“Pretty Persuasion,” R.E.M., 1984
The pride of Athens, Georgia, R.E.M. was one of the first “alternative rock” bands to become mainstream superstars, although it took them a few years. My brother-in-law Jerry Gentile was a big fan early on and urged me to buy their second LP, “Reckoning,” and I liked the jangly guitars and Michael Stipe’s cool voice. I was particularly taken with “South Central Rain,” “Don’t Go Back to Rockville” and “Pretty Persuasion,” with a sound that recalled The Byrds and Tom Petty. Still, I didn’t pay attention to the next several albums, but thanks to my other brother-in-law John Gentile, who gave me the critically praised “Automatic For the People” album for Christmas, my appreciation for R.E.M. blossomed, and I ended up buying every album they put out from that point on. Their 15-album catalog is pretty darn fabulous, from the frenetic “Radio Free Europe” on the debut LP “Murmur” in 1982 to the sumptuous “Walk It Back” from the “Collapse Into Now” LP in 2011 that proved to be their swan song. Thanks, brothers, for taking me for a ride on the R.E.M. train!
“Talk of the Town,” The Pretenders, 1981
I didn’t immediately embrace the New Wave sound revolution of the early ’80s, but I was living in a house with a guy who was more receptive, and he would expose me to the latest LPs by great new artists like Joe Jackson, The Police and The Pretenders. My former roommate and friend Stu Van Wagenen loved all three of these acts, and if not for his influence, it might have taken me a while longer to wise up to the great talent of Chrissie Hynde. I recently read her autobiography, “Reckless,” an exhilarating read about her misadventures and victories, and it made me revisit and broaden my knowledge of the Pretenders’ repertoire. Stu has continued to make sure I was aware of newer stuff like “I’ll Stand By You” from “Last of the Independents” (1994) and the excellent live unplugged LP “The Isle of View” (1996). But there’s nothing like those first few albums, which featured tracks like the hard rocker “Message of Love” and the more seductive “Talk of the Town.” Hynde’s vocals seem to match the tough-girl sneer of her stage presence.
“Scenes From a Night’s Dream,” Genesis, 1978
I knew virtually nothing about the music recorded by the early lineup of Genesis when vocalist/frontman extraordinaire Peter Gabriel was in the fold. My first exposure came at a party in a Syracuse University dorm when I heard “Trick Of The Tail,” the 1976 LP on which drummer Phil Collins took over lead vocals. Even though I enjoyed it, I didn’t buy it, instead waiting until the next release, 1977’s “Wind and Withering,” which I found disappointing. A few years passed when my friend Barney Shirreffs admonished me for ignoring the three great Genesis albums that followed: “And Then There Were Three” (1978), “Duke” (1980) and “Abacab” (1981). As it happened, I had tickets to review an upcoming Genesis concert, so I immersed myself in these albums and came away an avid fan. I’d heard the hits (“Follow You Follow Me,” “Misunderstanding,” “No Reply At All”) but soon preferred the deep tracks featuring Tony Banks’s inventive keyboards and Collins’s powerful voice. “Scenes From a Night’s Dream” is one of my favorites.
“Remember My Name,” Toy Matinee, 1990
Some artists we learn about all on our own. In the ’80s and ’90s, I was writing concert and album reviews for Scene Magazine, an entertainment weekly in Cleveland. I’d stop by the editorial offices and riffle through the latest album releases to see if anything looked interesting. Among the ones I took home with me, simply because I liked their name, was the debut (and, as it turned out, only) LP by a band called Toy Matinee. Before I got around to listening to it, WMMS-FM in Cleveland and other album-oriented rock stations elsewhere started playing the catchy rocker “Last Plane Out,” a modest hit in late 1990. I eventually played the rest of the LP and discovered a compelling, bright pop sound as exemplified in tracks such as “The Ballad of Jenny Ledge,” “Things She Said” and especially “Remember My Name.” Toy Matinee was basically singer-guitarist Kevin Gilbert and producer-songwriter Patrick Leonard with backing session musicians, so when Gilbert wanted to tour but no one else was interested, that was all she wrote.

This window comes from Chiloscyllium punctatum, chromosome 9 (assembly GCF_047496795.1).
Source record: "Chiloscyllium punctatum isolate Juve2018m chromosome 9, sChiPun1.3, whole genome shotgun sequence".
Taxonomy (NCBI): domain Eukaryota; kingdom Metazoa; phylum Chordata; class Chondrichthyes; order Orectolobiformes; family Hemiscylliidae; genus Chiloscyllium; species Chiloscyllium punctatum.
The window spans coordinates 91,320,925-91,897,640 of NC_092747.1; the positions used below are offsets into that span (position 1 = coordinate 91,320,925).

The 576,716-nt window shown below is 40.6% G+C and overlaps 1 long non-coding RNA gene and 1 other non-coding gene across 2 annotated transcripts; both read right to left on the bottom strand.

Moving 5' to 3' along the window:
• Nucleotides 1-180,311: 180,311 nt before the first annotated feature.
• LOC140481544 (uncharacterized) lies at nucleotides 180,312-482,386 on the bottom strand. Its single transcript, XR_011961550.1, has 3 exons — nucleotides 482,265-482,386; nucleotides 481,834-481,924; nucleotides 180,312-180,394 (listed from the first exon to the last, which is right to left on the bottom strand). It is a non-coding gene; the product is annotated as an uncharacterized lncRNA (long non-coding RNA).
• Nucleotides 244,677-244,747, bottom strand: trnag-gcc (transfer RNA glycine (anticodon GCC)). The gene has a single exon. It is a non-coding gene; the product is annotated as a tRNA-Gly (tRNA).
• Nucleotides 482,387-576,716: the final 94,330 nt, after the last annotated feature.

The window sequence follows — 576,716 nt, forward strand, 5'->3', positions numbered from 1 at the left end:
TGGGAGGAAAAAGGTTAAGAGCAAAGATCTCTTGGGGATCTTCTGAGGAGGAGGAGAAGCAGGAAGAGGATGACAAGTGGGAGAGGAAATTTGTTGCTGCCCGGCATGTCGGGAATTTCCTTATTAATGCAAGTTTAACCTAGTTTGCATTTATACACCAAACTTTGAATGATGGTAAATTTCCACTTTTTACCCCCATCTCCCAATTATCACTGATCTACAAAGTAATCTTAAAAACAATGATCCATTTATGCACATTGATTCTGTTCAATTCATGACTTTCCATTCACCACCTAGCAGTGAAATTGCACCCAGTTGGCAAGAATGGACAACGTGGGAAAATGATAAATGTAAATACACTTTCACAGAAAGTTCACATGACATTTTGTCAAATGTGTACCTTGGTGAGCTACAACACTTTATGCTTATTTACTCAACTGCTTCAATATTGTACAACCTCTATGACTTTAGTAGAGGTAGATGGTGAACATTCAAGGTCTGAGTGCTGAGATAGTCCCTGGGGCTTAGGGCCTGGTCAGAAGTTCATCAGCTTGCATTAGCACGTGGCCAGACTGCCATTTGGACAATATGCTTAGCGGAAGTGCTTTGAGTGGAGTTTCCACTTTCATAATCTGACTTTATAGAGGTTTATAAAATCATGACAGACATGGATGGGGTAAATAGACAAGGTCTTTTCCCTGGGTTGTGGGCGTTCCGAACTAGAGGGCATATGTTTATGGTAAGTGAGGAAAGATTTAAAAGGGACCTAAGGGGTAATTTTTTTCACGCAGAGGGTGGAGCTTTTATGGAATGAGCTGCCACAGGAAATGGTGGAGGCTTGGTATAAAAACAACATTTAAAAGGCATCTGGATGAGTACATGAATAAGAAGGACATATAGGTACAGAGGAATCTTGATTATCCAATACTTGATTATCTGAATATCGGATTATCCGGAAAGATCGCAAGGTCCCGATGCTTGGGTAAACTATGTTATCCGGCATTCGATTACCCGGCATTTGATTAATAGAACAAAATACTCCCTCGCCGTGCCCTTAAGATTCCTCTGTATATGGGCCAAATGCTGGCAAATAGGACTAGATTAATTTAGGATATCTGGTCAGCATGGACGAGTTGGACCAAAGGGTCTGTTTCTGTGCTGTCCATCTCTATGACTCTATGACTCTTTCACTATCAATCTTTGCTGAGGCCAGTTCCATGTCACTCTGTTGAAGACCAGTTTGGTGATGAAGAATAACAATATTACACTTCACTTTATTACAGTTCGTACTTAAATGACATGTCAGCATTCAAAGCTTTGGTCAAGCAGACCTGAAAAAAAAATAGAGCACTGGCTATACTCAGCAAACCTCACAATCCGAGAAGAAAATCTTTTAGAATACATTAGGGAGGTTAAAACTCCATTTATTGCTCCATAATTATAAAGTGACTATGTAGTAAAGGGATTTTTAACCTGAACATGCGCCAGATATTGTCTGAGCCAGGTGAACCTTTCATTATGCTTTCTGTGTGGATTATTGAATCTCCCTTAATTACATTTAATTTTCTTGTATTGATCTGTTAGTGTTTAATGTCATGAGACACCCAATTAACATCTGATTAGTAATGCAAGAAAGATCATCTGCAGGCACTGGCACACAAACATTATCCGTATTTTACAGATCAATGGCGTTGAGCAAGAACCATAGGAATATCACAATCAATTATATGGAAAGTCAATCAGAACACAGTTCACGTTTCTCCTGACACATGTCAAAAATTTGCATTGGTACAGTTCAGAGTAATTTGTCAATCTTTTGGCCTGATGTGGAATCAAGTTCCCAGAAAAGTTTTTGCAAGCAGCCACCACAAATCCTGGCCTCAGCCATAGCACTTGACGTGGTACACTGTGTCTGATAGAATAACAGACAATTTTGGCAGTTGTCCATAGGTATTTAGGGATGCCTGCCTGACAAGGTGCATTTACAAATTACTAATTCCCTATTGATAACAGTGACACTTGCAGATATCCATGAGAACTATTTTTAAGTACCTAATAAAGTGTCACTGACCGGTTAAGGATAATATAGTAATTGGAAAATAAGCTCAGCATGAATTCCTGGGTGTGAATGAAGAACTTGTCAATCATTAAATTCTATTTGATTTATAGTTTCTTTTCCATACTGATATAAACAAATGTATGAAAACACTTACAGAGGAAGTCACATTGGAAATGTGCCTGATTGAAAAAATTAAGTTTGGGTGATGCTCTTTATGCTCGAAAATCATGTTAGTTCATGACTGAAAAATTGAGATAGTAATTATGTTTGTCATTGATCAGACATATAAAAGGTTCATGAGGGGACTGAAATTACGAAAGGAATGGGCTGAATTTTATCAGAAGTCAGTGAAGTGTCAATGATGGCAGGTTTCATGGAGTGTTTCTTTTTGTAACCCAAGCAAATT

“Candy’s Room,” Bruce Springsteen, 1978
When I first started dating my wife Judy, we quickly bonded over a mutual love of great music, and we turned each other on to various artists the other didn’t know much about. Judy gave me an education in early Genesis while I turned her into a big Joni Mitchell fan. One artist we both thoroughly embraced was Bruce Springsteen, but even there, we had different preferences. I learned about Bruce in the summer of 1975 when I first heard “Rosalita” from “The Wild, The Innocent and The E Street Shuffle.” She was most fanatical about the “Darkness on the Edge of Town” album, which came out as she was graduating high school. (Obviously, we agreed fully about the magnificent “Born to Run.”) I give her credit for reviving my interest in, and revising my opinion about, “Darkness,” which I found somewhat disappointing after “Born to Run.” One of those hidden tracks I’d forgotten about was “Candy’s Room,” with its desperate lyrics and Springsteen’s wicked lead guitar passages.
“The Royal Scam,” Steely Dan, 1976
I was a huge fan of Steely Dan from the very beginning, when “Do It Again” was a hit single in late 1972, followed by “Reelin’ in the Years” in spring of 1973. Donald Fagen and Walter Becker showed a keen talent for writing catchy tunes and creative arrangements, and they had fantastic guitarists like Denny Diaz and Jeff “Skunk” Baxter in the lineup to bring the songs to life on the “Can’t Buy a Thrill” and “Countdown to Ecstasy” LPs. By the time of their third album, “Pretzel Logic,” Steely Dan was no longer a band, just Fagen & Becker and some of the best guitarists, drummers, singers and horn players in the business sitting in to play on individual tracks. That routine continued for the remainder of Steely Dan’s recorded output. In the spring of 1976, I was visiting my friend Chris Meyer at Miami University when we noticed their latest LP, “The Royal Scam,” had arrived in the record store. We spent the next 72 hours playing it over and over, and agreed one of the best tracks was the haunting title song about the homeless in New York City.